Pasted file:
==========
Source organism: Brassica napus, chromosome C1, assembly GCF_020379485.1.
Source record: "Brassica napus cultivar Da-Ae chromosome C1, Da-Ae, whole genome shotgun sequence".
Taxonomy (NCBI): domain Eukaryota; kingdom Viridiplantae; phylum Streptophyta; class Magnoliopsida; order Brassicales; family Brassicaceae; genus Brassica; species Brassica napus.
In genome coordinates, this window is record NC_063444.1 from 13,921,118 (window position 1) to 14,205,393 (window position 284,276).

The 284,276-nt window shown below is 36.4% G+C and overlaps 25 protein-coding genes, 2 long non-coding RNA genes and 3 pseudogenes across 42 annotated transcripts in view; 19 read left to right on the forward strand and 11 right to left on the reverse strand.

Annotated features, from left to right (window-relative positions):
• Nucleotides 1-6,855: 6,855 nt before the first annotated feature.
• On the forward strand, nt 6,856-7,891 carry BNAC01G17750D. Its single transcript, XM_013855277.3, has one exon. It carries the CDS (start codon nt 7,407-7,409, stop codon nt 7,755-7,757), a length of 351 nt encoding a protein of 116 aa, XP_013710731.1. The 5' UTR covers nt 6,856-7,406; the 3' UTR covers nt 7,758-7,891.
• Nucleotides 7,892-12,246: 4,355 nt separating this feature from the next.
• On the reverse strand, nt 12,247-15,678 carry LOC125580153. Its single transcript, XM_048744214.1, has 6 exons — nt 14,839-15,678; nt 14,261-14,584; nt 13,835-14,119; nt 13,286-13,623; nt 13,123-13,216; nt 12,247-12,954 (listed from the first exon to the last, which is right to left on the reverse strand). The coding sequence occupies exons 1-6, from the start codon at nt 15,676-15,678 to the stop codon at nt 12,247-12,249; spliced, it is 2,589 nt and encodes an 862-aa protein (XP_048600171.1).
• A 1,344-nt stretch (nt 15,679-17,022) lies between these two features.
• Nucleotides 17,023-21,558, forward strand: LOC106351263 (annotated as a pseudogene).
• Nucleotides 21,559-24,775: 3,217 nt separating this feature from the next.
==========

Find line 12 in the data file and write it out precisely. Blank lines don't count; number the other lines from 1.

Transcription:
• Nucleotides 17,023-21,558, forward strand: LOC106351263 (annotated as a pseudogene).